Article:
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The problems for professional rugby are many and difficult, we all know that. But if the game had not gone professional in the 1990s we would now be about twenty years into a situation where elite international rugby is split irrevocably into amateur and professional camps. A professional game, cut loose from the traditional union administrations, would be tarting itself up to be more "appealing" in ways that are maybe best not contemplated. It would be luring the best talent and dominating media exposure because it would be travelling hand-in-hand with highly cashed-up media interests. If you suspect that today's game is influenced a little too much by those who see it mainly as a media product, we only have to contemplate this other scenario to imagine how bad it could be. Meanwhile the amateur game would wither into irrelevance at the international level. I played rugby for many years and have been watching it for many more, and believe it's in good shape in most of the ways that are important. I can't speak from the point of view of a player anymore, but I love to watch rugby probably more than is healthy. OK, the scrums need fixing, they're better than they were 5 years back, but they're much worse than they were 25 years back. I hate the music played at grounds during stoppages, I'm not interested in microphones on players and other bits of nonsense, but I have no doubt things could have been a whole lot worse.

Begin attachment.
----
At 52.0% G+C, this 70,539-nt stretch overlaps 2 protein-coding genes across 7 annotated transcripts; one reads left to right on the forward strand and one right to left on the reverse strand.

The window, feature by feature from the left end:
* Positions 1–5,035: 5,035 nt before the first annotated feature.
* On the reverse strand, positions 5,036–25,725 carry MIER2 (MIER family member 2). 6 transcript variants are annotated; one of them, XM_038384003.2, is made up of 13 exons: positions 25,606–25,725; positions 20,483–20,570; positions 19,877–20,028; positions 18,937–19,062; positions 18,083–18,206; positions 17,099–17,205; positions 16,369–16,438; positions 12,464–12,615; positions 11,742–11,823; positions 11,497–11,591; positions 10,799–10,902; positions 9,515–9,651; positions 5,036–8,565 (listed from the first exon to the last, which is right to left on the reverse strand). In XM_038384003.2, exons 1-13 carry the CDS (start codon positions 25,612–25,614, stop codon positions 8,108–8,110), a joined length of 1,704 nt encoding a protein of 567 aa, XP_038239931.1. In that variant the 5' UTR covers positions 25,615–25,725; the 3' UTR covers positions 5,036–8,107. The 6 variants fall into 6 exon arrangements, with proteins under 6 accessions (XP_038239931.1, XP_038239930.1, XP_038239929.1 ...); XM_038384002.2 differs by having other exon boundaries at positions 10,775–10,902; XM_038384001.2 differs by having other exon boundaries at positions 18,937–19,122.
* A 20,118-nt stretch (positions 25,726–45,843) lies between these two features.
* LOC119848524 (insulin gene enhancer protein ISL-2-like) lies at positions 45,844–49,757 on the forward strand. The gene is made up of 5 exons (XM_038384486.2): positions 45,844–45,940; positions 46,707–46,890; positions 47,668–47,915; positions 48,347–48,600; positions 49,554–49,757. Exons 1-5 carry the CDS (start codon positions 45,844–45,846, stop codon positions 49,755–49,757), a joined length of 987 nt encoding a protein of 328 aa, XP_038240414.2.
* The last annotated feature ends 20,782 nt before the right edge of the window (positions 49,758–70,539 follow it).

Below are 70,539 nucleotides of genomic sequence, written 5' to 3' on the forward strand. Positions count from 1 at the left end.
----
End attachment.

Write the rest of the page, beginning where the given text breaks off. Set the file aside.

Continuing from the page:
1 Week, 5 Days ago
"in this case, the jumper still has the ball in his hands"
Is this clear? Does the jumper still have the ball or was it passed back to #19. If the jumper still has it then presumably the white team could drive forward through the yawning gap that red has left in the lineout, and gain a few easy metres. If #19 white has the ball then a maul has formed, and red players can run round and tackle him.
But it seems to me that both the jumper and #19 have the ball, which leaves us in a sort of rugby laws twilight zone, stranded between a lineout and a maul. I think the ref should call "use it", wait a reasonable amount of time (as for an unresolved ruck or maul) and then order a scrum. If neither team is moving forward, which is clearly the case here, then the put-in should go to the attacking side, again as per an unsuccessful ruck or maul. Maybe that's what happened here.
3 Weeks, 6 Days ago
An opponent gets winded through no illegal or even reckless act of yours, and you get a yellow card! The ridiculousness of this decision is obvious, and the criticisms have already been well stated on here. So I'm just adding my vote to the "Sort it out, World Rugby!" demand. Otherwise the fair contest for an up-and-under will be legislated out of the game, and the game will be the lesser for it.
3 Months, 2 Weeks ago
* "a surprisingly meagre total" … it bears repeating anyway.
5 Months, 6 Days ago
"I don't think we're whinging at all. I think the facts speak for themselves. He (the citing officer) actually picked out 12 different incidents, of which 11 of them involved New Zealand, and one involved Ireland, which we've subsequently been cleared of."
Yes, that is commonly known as whinging. Nobody disputes the unacceptability of the Fekitoa tackle, however nine of the reviews were cleared and the Cane incident was eventually and rightly considered dealt with. If Kearney is happy to accept the clearance of the single Irish incident (an surprisingly meagre total to say the least) then he has to accept the clearance of the other reviews from the same UK panel.